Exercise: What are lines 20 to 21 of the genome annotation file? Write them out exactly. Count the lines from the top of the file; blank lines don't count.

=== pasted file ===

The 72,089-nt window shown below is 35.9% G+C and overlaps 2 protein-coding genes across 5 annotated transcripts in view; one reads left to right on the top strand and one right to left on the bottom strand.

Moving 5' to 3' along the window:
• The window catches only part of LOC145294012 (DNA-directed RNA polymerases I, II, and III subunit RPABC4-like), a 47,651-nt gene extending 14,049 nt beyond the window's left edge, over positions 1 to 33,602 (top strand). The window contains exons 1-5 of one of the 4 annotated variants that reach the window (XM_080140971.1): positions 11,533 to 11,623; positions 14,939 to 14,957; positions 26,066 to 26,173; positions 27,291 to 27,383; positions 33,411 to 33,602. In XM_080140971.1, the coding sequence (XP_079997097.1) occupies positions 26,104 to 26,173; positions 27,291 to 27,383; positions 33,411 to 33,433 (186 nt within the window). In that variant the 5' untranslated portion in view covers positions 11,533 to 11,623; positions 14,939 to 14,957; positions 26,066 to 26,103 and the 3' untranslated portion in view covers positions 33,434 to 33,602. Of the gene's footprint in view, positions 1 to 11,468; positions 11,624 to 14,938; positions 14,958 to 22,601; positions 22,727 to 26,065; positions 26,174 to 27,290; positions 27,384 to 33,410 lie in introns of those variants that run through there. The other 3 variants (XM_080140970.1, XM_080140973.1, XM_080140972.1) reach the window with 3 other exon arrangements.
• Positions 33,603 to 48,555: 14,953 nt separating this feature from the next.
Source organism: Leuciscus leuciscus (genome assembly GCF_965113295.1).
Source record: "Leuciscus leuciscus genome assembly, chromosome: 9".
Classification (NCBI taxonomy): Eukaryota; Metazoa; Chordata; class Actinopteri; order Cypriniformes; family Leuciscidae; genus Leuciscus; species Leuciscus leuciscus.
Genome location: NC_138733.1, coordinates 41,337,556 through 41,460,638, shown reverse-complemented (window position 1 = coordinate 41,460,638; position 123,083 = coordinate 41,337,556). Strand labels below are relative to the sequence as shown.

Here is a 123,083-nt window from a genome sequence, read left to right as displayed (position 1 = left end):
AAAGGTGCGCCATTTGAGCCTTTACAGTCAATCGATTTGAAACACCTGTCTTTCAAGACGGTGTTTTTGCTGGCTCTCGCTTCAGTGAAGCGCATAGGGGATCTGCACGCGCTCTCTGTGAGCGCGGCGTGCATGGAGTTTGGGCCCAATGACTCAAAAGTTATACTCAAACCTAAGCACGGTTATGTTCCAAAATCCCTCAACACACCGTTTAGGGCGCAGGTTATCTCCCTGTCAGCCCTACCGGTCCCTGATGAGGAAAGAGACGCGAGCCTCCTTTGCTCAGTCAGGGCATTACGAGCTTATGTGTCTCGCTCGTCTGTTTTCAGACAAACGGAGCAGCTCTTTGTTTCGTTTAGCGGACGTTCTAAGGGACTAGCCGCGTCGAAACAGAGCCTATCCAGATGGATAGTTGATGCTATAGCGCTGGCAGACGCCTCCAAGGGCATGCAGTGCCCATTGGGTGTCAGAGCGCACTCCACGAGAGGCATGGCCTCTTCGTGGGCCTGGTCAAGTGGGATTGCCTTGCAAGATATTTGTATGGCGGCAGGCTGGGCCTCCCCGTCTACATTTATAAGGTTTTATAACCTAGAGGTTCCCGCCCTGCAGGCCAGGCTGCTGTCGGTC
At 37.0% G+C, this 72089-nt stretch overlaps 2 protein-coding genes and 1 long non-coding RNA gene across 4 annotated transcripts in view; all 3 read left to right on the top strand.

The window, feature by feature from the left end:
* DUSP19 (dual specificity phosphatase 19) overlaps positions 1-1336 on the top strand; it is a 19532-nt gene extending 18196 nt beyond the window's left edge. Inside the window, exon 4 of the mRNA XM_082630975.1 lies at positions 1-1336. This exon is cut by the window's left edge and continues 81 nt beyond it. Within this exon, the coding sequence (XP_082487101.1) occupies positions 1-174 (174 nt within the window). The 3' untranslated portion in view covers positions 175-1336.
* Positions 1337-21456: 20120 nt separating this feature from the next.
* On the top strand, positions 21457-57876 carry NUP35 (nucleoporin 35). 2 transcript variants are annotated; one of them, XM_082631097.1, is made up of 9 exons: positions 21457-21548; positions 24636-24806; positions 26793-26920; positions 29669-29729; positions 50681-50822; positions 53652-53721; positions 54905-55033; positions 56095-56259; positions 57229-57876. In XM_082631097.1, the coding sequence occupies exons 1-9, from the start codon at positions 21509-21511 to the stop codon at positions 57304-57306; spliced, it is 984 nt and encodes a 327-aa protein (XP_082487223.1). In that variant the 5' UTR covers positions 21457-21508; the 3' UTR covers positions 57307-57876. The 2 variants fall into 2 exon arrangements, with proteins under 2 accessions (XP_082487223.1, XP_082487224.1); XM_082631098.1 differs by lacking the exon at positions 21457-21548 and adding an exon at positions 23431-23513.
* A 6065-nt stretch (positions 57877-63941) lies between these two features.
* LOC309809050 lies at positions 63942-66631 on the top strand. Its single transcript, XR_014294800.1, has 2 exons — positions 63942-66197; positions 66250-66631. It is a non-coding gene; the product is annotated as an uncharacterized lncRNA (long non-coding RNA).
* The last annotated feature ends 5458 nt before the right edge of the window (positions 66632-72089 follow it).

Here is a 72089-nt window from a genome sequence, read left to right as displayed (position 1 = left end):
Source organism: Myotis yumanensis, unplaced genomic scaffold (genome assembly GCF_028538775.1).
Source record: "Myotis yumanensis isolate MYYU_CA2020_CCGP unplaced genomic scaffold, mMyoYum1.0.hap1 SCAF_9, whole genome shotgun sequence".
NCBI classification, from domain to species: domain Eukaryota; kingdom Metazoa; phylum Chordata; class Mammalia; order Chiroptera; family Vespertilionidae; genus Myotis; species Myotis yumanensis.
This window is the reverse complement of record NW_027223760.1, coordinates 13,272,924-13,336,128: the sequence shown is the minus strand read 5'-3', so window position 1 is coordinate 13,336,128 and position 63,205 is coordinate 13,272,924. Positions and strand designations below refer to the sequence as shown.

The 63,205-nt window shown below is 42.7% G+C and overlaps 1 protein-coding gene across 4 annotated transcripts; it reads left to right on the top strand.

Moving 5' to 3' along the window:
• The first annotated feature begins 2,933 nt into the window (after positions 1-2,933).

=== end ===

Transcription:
Source organism: Myotis yumanensis, unplaced genomic scaffold (genome assembly GCF_028538775.1).
Source record: "Myotis yumanensis isolate MYYU_CA2020_CCGP unplaced genomic scaffold, mMyoYum1.0.hap1 SCAF_9, whole genome shotgun sequence".